Another point raised was that of the singing – several tunes are included within the play, most from the group’s staging of The Beggar’s Opera. As the group is an amateur one, the singing would not have to be perfect, but someone quite rightly pointed out that it would need to be of an acceptable standard in order to keep the audience entertained. The character of Mr Ames, the piano player for Palos, was suggested as a role for the MD for the production.

Despite the difficulties in staging A Chorus of Disapproval, people were generally optimistic about the play. It seems that the humour, warmth and good pacing that Ayckbourn injected into the piece were able to overcome the difficulties putting on the play might present.

What do you think? Let us know if you’ve read or seen A Chorus of Disapproval and want to agree or disagree with anything written here.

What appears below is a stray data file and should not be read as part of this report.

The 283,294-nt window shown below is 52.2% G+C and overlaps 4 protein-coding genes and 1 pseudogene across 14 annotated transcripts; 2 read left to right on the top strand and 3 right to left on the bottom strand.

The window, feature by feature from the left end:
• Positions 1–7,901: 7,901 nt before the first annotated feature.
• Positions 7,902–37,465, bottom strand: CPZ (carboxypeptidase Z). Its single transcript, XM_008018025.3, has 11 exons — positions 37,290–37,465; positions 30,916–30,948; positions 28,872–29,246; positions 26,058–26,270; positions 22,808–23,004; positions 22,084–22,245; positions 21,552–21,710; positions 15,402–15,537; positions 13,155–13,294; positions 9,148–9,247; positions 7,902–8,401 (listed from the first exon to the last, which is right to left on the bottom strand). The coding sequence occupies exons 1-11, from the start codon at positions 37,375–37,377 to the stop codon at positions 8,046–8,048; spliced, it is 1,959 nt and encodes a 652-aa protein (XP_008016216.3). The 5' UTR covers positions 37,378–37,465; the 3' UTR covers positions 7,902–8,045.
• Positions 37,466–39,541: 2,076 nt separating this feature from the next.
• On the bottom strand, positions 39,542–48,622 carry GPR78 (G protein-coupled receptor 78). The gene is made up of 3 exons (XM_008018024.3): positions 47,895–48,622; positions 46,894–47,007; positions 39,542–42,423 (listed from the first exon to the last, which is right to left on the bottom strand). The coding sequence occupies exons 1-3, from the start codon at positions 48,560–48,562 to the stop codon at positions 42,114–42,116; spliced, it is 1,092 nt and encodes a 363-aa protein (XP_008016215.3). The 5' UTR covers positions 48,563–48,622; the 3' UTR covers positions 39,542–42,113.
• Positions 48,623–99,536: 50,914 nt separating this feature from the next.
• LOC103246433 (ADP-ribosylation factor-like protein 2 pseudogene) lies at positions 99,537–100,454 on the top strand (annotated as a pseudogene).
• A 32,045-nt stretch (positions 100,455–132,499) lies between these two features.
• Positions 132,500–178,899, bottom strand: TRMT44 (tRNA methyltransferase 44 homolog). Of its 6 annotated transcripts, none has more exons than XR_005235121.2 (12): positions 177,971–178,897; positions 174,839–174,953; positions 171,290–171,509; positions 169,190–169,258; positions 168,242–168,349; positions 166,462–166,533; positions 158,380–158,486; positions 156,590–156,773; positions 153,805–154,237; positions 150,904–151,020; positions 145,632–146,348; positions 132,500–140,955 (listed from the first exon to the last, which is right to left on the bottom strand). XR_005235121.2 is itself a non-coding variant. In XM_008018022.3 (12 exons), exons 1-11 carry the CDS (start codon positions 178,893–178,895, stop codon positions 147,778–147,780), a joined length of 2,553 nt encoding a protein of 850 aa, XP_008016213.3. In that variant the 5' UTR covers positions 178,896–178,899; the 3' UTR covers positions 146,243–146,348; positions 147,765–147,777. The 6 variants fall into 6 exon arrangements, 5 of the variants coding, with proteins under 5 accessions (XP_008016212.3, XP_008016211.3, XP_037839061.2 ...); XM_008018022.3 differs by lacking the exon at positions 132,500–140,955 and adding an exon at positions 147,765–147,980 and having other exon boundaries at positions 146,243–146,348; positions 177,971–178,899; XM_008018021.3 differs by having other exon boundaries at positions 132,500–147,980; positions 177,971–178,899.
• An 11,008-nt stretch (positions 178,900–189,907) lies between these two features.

Future play readings:

  • And a Nightingale Sang  by C.P. Taylor – Thursday 29 August, 8pm

Play reading: Relatively Speaking

On 6 August, a small group of us convened in the Barn to read Relatively Speaking by Alan Ayckbourn. It was a new play for many of the people present, including those who were familiar with other Ayckbourn works.

The play centres around two couples: Greg and Ginny – a young, in-love pair whose relationship is marred by Greg’s suspicion that he may not be Ginny’s only paramour – and Philip and Sheila – an older couple; Sheila may have had an affair, Philip most certainly has had extra-marital relations…with Ginny. When Ginny tells Greg a lie about where she is headed that day, the result – involving both couples – is classic farce, including mistaken identities; improbable, absurd conversations and several plot twists.

The initial reaction to Relatively Speaking among those in the group who know, or have performed in, other Ayckbourn plays was that it didn’t feel like an Ayckbourn. In particular, it was felt that Relatively Speaking lacked a sinister touch that lurks in other Ayckbourn works.